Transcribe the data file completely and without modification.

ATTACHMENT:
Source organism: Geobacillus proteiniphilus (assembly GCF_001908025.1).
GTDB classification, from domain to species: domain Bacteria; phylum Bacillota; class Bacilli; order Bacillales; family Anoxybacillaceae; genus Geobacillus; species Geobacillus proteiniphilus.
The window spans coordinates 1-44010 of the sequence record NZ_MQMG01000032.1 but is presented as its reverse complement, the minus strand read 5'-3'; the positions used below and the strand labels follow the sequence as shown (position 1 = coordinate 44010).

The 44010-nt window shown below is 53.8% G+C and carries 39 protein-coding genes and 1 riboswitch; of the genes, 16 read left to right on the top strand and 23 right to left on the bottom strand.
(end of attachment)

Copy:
Source organism: Geobacillus proteiniphilus (assembly GCF_001908025.1).
GTDB classification, from domain to species: domain Bacteria; phylum Bacillota; class Bacilli; order Bacillales; family Anoxybacillaceae; genus Geobacillus; species Geobacillus proteiniphilus.
The window spans coordinates 1-44010 of the sequence record NZ_MQMG01000032.1 but is presented as its reverse complement, the minus strand read 5'-3'; the positions used below and the strand labels follow the sequence as shown (position 1 = coordinate 44010).

The 44010-nt window shown below is 53.8% G+C and carries 39 protein-coding genes and 1 riboswitch; of the genes, 16 read left to right on the top strand and 23 right to left on the bottom strand.